|Model:||Dulux S G23 9W/60 Red|
|Application:||General Lighting - decorative|
|Bulb/Tube material:||Glass, colour 60 phosphor on inner surface|
|Peak output wavelength:||N/A|
|Total light output:||400Lm (Manufacturer's claim - 44.4Lm/W)|
|Rated lifetime:||Unknown Hours|
|Operating voltage:||60V AC Only|
|Warmup/restrike time:||1 minute/none|
|Place of manufacture:||Italy|
|Date of manufacture:||Unknown|
|Related Pages:||Osram Dulux S 9W Green|
|Notes:||Compact fluorescent lamps in
non-standard colours are not quite as unusual as they used to be,
starting to obtain a bit of a foothold for either decorative lighting,
or for use at occasions such as children's parties. They
generally however are adaptations of existing designs of integral
compact fluorescent lamps - aimed squarely at the domestic
market. This lamp however is a very clear indication that
Osram at least think that there's a market for them in the professional
sector. This lamp is designed for use with an external
(usually permanently fixed) ballast. While this drives the
initial system cost up slightly, in the long term it reduces
maintenance costs however, as the lamps are cheaper to replace, and the
ballast should last the life of the installation. The two pin
cap on this lamp includes an internal glowbottle starter and RF
suppression capacitor, which of course limits this lamp to use on
conventional magnetic control gear - a four pin version exists, which
is the same lamp sans starter, specifically for use on electronic
As usual for Osram, the overall manufacturing quality is very good, and the lamp performs well. The fact that this lamp had never been used before was evidenced by some quite impressive flickering and swirling effects in the tube for the first ten minutes or so of use, this died down quickly though, and has not returned despite a number of starts both warm and cold since then.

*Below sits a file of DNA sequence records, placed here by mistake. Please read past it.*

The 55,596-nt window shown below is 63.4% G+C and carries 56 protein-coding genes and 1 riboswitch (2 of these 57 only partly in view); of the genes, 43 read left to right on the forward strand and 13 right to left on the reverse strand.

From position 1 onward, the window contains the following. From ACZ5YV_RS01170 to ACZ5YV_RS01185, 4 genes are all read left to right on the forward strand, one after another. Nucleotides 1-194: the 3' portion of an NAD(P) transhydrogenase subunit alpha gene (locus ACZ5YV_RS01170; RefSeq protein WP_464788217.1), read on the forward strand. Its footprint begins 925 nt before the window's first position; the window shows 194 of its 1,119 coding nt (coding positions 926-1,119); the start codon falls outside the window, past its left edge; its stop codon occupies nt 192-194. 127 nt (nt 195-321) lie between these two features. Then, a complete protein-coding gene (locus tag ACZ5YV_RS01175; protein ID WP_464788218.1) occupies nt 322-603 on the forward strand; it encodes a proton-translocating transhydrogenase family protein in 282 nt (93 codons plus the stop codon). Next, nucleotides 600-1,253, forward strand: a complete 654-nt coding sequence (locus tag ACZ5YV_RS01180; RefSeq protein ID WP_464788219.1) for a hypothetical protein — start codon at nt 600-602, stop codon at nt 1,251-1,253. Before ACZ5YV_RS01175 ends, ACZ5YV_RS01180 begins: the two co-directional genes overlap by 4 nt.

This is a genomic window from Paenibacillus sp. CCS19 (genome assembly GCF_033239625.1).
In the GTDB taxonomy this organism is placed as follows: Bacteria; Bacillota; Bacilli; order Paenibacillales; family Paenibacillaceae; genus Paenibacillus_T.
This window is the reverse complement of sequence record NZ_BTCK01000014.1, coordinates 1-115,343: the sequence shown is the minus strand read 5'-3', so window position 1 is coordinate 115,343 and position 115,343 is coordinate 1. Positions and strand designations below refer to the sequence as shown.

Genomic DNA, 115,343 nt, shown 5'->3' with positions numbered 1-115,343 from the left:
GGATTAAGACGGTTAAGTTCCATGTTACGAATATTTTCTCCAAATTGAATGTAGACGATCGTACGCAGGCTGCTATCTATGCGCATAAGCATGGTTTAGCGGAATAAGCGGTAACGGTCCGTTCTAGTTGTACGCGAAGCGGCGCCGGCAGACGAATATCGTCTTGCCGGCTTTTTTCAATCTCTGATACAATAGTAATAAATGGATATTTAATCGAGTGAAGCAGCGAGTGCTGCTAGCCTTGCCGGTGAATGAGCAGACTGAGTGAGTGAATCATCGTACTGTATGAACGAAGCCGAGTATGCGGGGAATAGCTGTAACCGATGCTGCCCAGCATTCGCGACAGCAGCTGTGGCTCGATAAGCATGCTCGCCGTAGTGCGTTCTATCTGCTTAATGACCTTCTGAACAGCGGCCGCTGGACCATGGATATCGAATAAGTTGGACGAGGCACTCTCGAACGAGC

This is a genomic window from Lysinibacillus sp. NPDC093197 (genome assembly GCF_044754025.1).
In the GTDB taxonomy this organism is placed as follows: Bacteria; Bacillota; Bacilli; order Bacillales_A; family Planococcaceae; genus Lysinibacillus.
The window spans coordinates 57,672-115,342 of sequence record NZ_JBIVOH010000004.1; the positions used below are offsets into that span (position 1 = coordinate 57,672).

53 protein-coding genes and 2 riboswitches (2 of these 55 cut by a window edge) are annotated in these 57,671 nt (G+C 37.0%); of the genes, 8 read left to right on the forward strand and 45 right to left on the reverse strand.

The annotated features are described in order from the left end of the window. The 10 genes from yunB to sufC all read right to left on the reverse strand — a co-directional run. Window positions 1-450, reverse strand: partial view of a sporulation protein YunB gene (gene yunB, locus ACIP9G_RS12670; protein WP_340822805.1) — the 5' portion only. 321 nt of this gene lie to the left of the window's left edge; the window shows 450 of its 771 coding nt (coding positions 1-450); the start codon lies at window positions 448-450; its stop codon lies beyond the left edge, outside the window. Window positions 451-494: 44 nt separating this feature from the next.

While the text on the packet and the lamp state the colour as "red" if you were to ask anyone on the street what colour it is, they'd actually answer very decidedly "pink." These lamps get their distinctive colours from the phosphors used in them rather than through a coloured coating or glass. While easier to produce than physically coloured lamps, this does have the downside of limiting how saturated the colour can be, as phosphors to produce a deep saturated colour from the mercury vapour discharge do not exist (with the exception of blue). As a result of this, both the red and green are more pastel than pure.
While the colour may disappoint if you were hoping for a bright traffic signal red lamp, it can actually be used to great effect from a decorative point of view if mixed with other light sources. Wall mounted uplighters and similar situations spring to mind most readily.
I would be curious to know if a yellow version of this lamp (or any other colour for that matter) exist or have ever existed to compliment the three colours I have here.
|Click Thumbnails for full size images.|
This lamp added to the Virtual Display Shelf on the 4th April 2007 at 21:46.
(Finally uploaded on 2nd August 2007!)
Page last updated on the 23rd November 2008 - Fixed dodgy page formatting.
References: Lamp packaging and markings only.
Acknowledgements: Many thanks to the reader of this website who donated this lamp for display!